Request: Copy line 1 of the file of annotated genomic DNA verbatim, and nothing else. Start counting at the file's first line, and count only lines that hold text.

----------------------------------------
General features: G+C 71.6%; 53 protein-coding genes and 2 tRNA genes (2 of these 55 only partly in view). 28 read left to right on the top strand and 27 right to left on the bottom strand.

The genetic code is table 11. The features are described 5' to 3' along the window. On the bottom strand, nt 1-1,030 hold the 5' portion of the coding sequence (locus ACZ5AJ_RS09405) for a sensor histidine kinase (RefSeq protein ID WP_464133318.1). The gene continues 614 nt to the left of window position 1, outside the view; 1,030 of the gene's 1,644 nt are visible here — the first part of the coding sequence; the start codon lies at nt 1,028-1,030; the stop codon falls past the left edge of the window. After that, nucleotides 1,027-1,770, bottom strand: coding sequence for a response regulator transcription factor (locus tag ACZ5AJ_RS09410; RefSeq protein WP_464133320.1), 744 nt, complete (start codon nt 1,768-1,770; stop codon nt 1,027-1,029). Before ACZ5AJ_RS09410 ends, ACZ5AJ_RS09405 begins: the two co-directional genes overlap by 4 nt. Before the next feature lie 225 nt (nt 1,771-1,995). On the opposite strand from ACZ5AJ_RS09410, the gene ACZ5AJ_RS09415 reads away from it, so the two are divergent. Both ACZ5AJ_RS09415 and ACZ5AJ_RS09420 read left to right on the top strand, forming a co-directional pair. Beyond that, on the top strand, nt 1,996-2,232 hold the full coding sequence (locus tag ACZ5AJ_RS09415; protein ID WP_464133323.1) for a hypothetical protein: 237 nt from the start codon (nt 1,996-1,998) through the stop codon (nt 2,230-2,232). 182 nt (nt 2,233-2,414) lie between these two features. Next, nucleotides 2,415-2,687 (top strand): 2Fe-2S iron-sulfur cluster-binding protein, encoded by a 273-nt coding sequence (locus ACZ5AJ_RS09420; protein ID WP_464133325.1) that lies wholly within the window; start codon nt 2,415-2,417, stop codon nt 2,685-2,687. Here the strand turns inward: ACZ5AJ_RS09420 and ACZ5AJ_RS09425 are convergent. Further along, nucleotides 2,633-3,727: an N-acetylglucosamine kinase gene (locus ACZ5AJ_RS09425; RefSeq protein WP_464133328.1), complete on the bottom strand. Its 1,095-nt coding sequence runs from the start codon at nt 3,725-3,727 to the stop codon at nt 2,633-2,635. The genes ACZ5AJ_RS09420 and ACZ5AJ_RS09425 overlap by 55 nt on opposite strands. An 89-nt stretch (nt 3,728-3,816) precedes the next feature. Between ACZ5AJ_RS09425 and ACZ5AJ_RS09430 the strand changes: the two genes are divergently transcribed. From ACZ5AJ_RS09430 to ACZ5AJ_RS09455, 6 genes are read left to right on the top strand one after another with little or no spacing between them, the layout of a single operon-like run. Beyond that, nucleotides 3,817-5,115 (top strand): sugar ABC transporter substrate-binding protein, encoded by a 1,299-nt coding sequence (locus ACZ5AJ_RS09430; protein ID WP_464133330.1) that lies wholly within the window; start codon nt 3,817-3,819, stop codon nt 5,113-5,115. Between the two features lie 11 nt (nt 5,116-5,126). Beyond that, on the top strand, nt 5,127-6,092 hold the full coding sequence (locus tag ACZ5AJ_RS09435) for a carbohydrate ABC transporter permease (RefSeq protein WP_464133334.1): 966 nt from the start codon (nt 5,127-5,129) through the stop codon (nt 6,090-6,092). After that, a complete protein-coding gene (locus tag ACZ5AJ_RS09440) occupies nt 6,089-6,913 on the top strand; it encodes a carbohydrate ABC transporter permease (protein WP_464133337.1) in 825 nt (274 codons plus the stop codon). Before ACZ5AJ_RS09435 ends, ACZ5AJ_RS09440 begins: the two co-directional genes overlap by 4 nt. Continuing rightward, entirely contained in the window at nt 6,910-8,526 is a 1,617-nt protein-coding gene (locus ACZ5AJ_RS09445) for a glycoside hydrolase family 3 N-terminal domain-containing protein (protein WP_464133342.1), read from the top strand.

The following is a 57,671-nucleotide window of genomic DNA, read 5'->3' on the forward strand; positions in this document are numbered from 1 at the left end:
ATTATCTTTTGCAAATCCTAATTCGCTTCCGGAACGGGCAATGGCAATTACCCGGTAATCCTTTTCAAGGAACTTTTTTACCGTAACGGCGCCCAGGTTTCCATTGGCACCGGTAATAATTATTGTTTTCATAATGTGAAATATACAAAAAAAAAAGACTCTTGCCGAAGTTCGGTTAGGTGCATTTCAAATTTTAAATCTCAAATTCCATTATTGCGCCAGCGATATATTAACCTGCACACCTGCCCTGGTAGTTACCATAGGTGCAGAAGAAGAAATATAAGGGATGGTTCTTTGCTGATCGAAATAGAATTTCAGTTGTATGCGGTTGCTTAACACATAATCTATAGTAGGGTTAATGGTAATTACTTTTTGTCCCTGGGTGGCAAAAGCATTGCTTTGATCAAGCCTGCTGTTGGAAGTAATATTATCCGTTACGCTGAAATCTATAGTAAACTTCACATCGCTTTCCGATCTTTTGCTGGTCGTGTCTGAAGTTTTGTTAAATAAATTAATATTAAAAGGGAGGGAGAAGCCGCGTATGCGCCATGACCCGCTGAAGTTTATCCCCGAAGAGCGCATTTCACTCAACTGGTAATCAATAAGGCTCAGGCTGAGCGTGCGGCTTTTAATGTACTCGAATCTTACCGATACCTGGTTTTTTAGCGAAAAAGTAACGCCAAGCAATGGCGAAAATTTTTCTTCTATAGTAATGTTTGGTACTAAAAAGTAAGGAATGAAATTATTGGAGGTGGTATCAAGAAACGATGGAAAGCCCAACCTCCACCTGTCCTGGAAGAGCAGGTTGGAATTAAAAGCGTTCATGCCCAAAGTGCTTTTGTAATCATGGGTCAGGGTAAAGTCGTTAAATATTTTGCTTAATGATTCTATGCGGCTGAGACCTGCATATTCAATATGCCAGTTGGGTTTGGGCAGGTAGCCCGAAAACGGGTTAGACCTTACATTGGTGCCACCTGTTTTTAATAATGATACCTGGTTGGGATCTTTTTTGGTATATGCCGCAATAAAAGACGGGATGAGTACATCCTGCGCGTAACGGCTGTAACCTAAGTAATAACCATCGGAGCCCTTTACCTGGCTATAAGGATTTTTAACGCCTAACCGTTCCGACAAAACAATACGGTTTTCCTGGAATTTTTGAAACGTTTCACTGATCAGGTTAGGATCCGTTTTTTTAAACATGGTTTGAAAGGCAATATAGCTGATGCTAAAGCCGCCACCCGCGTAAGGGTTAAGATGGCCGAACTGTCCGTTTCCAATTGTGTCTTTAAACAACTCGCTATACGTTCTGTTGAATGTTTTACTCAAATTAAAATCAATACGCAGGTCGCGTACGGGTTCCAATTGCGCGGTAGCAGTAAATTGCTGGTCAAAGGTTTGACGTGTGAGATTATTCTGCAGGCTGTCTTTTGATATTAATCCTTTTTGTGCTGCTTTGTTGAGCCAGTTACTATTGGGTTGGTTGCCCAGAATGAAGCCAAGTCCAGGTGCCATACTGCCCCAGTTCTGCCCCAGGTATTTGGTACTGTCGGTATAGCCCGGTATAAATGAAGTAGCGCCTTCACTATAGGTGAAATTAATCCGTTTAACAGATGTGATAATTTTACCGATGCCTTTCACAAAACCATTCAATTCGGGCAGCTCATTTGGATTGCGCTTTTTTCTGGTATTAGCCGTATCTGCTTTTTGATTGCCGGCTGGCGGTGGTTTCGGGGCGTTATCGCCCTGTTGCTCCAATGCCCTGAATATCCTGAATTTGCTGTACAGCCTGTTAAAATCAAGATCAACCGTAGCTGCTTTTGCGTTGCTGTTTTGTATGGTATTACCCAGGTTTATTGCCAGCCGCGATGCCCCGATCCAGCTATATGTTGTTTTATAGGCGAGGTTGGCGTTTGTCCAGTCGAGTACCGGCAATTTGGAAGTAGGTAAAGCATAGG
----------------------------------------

General features: G+C 71.6%; 53 protein-coding genes and 2 tRNA genes (2 of these 55 only partly in view). 28 read left to right on the top strand and 27 right to left on the bottom strand.